I just read a poem about the Beatles and singing to the music playing on the car radio. I was so carried away I went over to YouTube and put together this playlist of Beatles songs.
God knows how long the clips can be viewed, though. Many of the songs on an earlier Beatles playlist I compiled on YouTube have been blocked by Apple Corps, the company set up by the Beatles, for copyright reasons.
That seems shortsighted. People should be allowed to see the videos to know and remember what the Beatles were like.
They were the greatest. I remember the anticipation with which we used to look forward to new Beatles records and the excitement of hearing them for the first time. The harmony was divine, the music electric, sounding fresh and exciting even after countless replays.
I know the Beatles have become a distant memory, remembered only by oldies. After all, they had their first No 1 hit, Please Please Me, in 1963 and split up in 1970 – more than 40 years ago.
Those were the days, a great time to be young. The music was great and so were the writers. One could read poems by Philip Larkin, novels by John Updike and thrillers by John LeCarre. There were also older writers still publishing regularly like PG Wodehouse, Graham Greene and WH Auden. Frankly, for music and book lovers, the Sixties and Seventies were great decades.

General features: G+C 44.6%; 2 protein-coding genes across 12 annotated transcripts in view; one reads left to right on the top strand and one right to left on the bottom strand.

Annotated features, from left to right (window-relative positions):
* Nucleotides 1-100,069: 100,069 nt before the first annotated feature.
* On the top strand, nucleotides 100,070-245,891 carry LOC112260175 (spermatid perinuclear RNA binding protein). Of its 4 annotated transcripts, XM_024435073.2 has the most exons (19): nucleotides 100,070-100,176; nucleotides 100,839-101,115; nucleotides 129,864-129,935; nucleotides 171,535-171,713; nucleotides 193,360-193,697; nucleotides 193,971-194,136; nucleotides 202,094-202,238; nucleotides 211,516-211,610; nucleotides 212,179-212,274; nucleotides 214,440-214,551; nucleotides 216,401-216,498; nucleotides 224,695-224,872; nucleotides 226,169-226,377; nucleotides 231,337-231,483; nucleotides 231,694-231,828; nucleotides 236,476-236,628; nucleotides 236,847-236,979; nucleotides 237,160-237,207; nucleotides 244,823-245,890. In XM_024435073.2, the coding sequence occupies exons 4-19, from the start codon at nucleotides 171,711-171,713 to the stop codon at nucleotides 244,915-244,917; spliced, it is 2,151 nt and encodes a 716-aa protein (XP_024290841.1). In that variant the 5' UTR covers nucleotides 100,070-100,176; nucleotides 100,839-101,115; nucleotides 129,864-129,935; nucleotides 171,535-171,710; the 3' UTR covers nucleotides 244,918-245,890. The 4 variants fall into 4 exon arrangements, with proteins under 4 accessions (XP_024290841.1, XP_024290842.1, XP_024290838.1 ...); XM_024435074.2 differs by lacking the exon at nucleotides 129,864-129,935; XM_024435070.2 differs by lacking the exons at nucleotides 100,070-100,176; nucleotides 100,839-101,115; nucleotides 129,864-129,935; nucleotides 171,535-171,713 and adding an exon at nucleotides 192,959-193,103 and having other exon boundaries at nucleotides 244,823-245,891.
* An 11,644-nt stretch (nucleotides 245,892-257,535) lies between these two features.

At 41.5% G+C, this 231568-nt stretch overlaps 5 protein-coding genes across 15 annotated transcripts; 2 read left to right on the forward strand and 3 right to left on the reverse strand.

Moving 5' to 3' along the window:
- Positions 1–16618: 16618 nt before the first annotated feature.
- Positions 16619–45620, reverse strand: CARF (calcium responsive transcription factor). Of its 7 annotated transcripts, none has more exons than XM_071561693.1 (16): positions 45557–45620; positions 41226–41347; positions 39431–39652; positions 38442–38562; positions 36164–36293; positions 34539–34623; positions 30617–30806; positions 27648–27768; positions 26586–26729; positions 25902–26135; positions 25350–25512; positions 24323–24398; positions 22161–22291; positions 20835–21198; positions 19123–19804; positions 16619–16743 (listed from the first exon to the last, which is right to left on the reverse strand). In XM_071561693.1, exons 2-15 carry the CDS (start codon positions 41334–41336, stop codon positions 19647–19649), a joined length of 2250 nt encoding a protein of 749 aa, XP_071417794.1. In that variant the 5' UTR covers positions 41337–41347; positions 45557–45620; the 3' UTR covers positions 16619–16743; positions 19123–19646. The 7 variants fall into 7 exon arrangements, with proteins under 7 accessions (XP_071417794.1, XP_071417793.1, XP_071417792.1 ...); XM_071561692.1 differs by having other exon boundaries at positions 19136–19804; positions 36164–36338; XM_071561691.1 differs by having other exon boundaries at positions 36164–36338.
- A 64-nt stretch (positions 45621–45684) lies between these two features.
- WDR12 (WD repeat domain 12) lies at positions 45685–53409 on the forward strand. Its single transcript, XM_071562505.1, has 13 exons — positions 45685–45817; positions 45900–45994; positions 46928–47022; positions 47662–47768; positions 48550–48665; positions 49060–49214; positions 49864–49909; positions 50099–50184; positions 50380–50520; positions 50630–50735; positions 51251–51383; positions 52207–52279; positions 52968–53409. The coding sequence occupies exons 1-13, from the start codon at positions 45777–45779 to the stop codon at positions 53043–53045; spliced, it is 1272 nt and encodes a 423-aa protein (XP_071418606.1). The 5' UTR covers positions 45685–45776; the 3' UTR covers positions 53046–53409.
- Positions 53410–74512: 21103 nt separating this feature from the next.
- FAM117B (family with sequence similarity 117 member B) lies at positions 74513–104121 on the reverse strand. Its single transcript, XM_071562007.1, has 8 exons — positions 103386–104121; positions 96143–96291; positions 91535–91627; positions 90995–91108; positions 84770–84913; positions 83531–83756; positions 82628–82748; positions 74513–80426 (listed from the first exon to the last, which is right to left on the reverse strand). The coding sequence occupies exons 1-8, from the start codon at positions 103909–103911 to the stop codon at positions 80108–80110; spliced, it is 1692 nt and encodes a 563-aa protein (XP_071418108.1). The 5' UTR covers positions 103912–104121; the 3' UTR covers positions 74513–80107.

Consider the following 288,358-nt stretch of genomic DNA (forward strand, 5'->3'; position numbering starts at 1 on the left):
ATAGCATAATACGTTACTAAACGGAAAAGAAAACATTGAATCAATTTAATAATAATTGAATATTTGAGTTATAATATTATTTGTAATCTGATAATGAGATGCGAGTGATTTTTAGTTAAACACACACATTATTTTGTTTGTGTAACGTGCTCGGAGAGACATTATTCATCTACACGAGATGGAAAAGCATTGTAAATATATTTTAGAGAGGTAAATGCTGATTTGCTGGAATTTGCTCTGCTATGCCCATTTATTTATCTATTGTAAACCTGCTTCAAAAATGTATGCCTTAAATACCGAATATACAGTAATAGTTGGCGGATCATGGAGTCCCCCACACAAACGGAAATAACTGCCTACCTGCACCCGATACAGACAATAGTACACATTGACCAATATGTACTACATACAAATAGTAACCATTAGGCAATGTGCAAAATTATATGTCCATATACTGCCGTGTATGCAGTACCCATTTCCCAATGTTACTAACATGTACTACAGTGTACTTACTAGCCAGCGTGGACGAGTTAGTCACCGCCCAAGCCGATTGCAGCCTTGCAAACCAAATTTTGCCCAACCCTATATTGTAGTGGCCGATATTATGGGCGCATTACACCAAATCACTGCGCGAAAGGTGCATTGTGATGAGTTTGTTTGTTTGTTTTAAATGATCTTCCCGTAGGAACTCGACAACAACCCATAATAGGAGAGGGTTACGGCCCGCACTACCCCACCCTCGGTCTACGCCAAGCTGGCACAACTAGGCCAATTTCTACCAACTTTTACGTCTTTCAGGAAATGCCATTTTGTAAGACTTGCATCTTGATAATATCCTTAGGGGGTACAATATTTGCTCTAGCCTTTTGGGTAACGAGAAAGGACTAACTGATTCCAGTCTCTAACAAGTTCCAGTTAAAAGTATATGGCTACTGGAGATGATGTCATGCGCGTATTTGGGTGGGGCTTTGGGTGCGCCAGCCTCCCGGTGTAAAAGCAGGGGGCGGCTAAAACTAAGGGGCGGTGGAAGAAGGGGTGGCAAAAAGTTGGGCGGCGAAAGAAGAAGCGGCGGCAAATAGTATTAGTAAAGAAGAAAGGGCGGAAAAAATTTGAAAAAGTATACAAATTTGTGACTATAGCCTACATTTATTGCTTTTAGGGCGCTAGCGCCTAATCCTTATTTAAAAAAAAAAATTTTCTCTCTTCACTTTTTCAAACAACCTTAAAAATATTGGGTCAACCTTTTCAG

I may be wallowing in nostalgia, but consider the difference made by the baby boomers, as the young were called then. They included the likes of Bill Gates, Steve Jobs and Tim Berners-Lee, who were all born in 1955. What a generation!
Enough said. Here’s the poem about the Beatles and singing to the music on the car radio that inspired the playlist. The poem, which I read today on The Writer’s Almanac, first appeared in a book published in 1990. I loved the last lines, which are awash with romance.
By Stuart Kestenbaum
You know the Beatles could have
afforded another microphone,
but George would always stand
in the middle and step up to
Paul’s when it was time to
join in. Because that’s the way
harmony is, you need to share the
electricity, the voice, the words.
Just the way we do when we drive
in our cars with the radio on,
the windows rolled down with fall in the
air, dead leaves swirling in the wake,
or in the spring, the earth damp and soft,
the air hazy with pollen. We hear
the song that moves us, crank the
radio and sing along, at the top of
our lungs, as if we just joined
the group. In tune out of tune,
country western, rock and roll, we want
to harmonize. A whole country of
would-be stars losing love, finding love
with the radio in different
cars, on different paths, the dark
road rumbling beneath.